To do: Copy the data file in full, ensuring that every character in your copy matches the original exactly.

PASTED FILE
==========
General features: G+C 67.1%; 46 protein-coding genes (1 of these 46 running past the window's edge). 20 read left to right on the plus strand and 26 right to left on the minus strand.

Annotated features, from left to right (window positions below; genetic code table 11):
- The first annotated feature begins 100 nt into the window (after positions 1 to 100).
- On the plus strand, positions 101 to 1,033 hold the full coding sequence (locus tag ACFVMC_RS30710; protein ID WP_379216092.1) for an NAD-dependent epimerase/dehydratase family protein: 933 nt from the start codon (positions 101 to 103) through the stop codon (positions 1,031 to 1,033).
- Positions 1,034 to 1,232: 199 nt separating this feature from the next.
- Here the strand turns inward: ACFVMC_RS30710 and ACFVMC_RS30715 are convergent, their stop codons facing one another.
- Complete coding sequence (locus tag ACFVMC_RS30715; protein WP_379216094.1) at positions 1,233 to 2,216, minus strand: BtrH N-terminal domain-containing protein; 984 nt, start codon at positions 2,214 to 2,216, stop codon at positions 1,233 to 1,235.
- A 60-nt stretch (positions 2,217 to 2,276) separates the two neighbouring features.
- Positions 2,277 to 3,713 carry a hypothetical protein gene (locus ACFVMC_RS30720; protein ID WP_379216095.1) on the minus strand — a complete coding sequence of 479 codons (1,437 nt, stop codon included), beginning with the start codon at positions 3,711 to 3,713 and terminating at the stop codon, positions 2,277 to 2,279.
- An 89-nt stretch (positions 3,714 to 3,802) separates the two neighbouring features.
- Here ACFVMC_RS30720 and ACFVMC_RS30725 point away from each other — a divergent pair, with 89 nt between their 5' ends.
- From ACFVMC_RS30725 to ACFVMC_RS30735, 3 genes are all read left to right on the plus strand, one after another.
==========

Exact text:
General features: G+C 67.1%; 46 protein-coding genes (1 of these 46 running past the window's edge). 20 read left to right on the plus strand and 26 right to left on the minus strand.

Annotated features, from left to right (window positions below; genetic code table 11):
- The first annotated feature begins 100 nt into the window (after positions 1 to 100).
- On the plus strand, positions 101 to 1,033 hold the full coding sequence (locus tag ACFVMC_RS30710; protein ID WP_379216092.1) for an NAD-dependent epimerase/dehydratase family protein: 933 nt from the start codon (positions 101 to 103) through the stop codon (positions 1,031 to 1,033).
- Positions 1,034 to 1,232: 199 nt separating this feature from the next.
- Here the strand turns inward: ACFVMC_RS30710 and ACFVMC_RS30715 are convergent, their stop codons facing one another.
- Complete coding sequence (locus tag ACFVMC_RS30715; protein WP_379216094.1) at positions 1,233 to 2,216, minus strand: BtrH N-terminal domain-containing protein; 984 nt, start codon at positions 2,214 to 2,216, stop codon at positions 1,233 to 1,235.
- A 60-nt stretch (positions 2,217 to 2,276) separates the two neighbouring features.
- Positions 2,277 to 3,713 carry a hypothetical protein gene (locus ACFVMC_RS30720; protein ID WP_379216095.1) on the minus strand — a complete coding sequence of 479 codons (1,437 nt, stop codon included), beginning with the start codon at positions 3,711 to 3,713 and terminating at the stop codon, positions 2,277 to 2,279.
- An 89-nt stretch (positions 3,714 to 3,802) separates the two neighbouring features.
- Here ACFVMC_RS30720 and ACFVMC_RS30725 point away from each other — a divergent pair, with 89 nt between their 5' ends.
- From ACFVMC_RS30725 to ACFVMC_RS30735, 3 genes are all read left to right on the plus strand, one after another.